Vol 93, No 11 (2022)
Research paper
Published online: 2022-06-03

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Genetic variants of progesterone receptor in etiology of preterm delivery

Dorota G. Boron1, Grazyna Kurzawinska12, Agata Szpera-Gozdziewicz1, Krzysztof Drews1, Zbyszko Malewski1, Martyna Kozlowska-Wytyk3, Adam Kaminski4, Tadeusz Sulikowski5, Agnieszka Seremak-Mrozikiewicz12
Pubmed: 35894492
Ginekol Pol 2022;93(11):930-936.

Abstract

Objectives: Preterm delivery (PTD) accounts for around 11% of pregnancies worldwide. Unfortunately, no diagnostic
indicator, specific mechanism or genetic predisposition has yet been identified. One of the hypotheses suggest local or
functional progesterone decrease as a potential reason for preterm uterine contractions leading to preterm delivery. It is
believed that any change in progesterone receptor DNA may be crucial for higher risk of preterm delivery due to abnormal response to prostaglandins, normally inhibited by properly built progesterone. The aim of this study was to determine whether there is an association between progesterone gene polymorphisms (PROGINS and +331G/A) and preterm birth.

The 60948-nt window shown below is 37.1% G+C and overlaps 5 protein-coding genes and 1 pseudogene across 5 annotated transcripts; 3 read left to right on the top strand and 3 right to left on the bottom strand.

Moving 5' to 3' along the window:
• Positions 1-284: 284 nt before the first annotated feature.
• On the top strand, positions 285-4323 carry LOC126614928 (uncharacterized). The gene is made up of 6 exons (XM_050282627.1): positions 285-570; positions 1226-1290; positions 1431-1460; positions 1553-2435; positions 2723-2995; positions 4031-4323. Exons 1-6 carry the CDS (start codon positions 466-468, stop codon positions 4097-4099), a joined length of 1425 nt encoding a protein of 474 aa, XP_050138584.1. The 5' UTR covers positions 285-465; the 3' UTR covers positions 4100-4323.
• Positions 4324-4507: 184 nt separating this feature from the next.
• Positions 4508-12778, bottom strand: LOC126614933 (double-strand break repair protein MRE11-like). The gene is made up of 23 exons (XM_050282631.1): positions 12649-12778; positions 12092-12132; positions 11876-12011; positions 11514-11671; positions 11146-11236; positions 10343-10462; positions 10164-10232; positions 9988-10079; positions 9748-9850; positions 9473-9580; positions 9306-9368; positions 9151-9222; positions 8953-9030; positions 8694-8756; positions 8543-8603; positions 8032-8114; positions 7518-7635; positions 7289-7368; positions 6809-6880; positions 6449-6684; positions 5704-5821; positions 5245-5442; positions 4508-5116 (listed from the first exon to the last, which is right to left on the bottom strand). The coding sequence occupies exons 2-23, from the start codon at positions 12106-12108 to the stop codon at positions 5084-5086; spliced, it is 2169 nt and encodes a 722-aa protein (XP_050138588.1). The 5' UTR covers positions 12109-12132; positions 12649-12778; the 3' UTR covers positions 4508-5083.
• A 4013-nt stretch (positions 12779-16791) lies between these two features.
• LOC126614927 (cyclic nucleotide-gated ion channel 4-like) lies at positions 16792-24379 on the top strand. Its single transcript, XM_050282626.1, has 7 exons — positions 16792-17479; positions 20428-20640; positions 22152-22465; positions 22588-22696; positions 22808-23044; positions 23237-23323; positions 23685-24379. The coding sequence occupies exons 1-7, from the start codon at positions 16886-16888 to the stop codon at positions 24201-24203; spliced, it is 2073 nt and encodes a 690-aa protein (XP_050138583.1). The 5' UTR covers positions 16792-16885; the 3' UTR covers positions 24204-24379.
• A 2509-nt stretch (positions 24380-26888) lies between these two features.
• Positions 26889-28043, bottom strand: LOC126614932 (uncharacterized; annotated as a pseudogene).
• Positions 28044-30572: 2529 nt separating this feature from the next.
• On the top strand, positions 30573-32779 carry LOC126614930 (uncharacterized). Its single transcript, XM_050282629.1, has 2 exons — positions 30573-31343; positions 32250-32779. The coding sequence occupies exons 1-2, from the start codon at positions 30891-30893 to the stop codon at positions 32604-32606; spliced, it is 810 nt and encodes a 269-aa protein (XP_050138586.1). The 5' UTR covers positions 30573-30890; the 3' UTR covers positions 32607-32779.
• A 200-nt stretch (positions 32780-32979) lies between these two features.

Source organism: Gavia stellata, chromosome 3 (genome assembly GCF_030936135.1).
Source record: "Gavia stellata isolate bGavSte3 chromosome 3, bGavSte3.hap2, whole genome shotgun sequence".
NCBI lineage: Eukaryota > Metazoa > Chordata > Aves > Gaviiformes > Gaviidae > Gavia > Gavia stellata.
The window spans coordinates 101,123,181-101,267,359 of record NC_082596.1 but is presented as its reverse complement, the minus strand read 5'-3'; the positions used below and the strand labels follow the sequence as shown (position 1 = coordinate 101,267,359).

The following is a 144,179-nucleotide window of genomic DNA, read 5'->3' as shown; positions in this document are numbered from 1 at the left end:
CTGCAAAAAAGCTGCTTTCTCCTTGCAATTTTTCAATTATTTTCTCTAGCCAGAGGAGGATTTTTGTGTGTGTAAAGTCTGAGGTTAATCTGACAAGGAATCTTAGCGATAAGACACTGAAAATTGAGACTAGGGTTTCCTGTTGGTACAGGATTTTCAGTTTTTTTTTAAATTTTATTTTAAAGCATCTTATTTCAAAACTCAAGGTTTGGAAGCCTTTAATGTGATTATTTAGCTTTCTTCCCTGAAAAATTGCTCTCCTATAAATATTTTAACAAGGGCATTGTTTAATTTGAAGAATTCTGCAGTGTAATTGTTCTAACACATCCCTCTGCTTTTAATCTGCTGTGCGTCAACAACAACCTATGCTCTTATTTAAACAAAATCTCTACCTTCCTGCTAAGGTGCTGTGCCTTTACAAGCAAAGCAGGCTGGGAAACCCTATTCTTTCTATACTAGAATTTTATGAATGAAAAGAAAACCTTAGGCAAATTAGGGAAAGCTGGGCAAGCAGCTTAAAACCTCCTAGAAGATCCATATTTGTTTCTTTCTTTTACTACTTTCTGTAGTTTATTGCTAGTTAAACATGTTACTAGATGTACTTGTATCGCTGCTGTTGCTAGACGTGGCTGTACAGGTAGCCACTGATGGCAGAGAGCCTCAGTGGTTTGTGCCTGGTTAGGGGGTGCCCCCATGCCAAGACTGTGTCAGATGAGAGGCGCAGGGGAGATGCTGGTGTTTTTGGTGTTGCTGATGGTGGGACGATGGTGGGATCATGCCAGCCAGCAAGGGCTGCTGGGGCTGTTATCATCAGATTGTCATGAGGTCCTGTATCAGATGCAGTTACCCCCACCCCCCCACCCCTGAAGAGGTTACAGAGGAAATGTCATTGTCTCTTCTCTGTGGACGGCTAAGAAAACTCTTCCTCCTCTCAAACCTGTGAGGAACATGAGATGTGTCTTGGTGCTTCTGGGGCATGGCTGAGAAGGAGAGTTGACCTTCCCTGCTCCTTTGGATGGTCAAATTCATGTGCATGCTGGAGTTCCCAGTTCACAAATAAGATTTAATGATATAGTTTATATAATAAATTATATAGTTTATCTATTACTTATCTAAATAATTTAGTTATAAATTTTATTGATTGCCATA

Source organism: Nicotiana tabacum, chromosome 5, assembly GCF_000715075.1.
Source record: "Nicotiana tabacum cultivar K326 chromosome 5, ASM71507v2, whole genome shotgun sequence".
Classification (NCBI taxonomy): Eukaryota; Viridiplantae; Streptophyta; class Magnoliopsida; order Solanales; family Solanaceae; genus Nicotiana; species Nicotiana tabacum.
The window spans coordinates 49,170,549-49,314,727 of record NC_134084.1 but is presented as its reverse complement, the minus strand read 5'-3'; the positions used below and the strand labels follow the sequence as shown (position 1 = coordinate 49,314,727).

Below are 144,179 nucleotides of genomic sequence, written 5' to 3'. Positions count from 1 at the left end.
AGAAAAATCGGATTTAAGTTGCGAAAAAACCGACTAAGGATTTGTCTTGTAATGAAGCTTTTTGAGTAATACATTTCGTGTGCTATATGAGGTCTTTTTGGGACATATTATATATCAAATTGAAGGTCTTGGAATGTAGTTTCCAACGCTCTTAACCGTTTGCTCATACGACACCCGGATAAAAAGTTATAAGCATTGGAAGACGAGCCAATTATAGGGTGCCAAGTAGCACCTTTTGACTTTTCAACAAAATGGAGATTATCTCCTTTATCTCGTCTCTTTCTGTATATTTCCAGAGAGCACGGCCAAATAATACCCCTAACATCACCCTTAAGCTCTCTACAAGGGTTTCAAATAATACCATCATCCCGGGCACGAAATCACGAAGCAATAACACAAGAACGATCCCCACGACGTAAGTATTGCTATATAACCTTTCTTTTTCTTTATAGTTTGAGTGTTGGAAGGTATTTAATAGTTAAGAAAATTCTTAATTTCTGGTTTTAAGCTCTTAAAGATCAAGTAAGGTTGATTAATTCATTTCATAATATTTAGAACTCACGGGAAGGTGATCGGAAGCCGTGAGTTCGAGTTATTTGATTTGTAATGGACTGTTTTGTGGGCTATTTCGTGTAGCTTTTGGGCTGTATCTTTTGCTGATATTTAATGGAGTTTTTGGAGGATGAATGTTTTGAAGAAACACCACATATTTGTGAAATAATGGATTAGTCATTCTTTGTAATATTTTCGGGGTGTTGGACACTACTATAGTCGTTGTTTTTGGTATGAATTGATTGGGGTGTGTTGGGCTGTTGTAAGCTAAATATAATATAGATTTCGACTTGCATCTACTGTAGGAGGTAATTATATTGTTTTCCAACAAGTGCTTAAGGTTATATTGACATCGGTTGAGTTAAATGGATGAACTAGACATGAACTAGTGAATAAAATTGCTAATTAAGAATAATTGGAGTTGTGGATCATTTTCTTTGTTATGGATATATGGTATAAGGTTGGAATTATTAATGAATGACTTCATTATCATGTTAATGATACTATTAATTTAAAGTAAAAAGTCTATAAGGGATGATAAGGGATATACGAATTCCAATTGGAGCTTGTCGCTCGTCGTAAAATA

Material and methods: A total of 230 women were enrolled, including 115 cases of preterm deliveries (between 22
and 36 weeks of gestation) and 115 healthy mothers of full-term infants. Genomic DNA was isolated from the blood
sample. Polymerase chain reaction (PCR) amplification was carried out in a final volume of 25 μL. Genotyping was assayed by PCR. Statistical analysis of the results was conducted with p < 0.05 accepted as statistically significant.

Results: For both PROGINS (Alu ins/del) and +331G/A (rs10895068) polymorphisms were equally frequent in case
and control group. The prevalence of PGR alleles in both groups was also comparable.

Conclusions: The results of our study showed no association between progesterone gene polymorphisms (PROGINS
and +331G/A) and risk of preterm delivery. Identifying mechanisms to prolong the length of gestation, particularly in
women at risk for preterm delivery, will improve both maternal and fetal outcomes.

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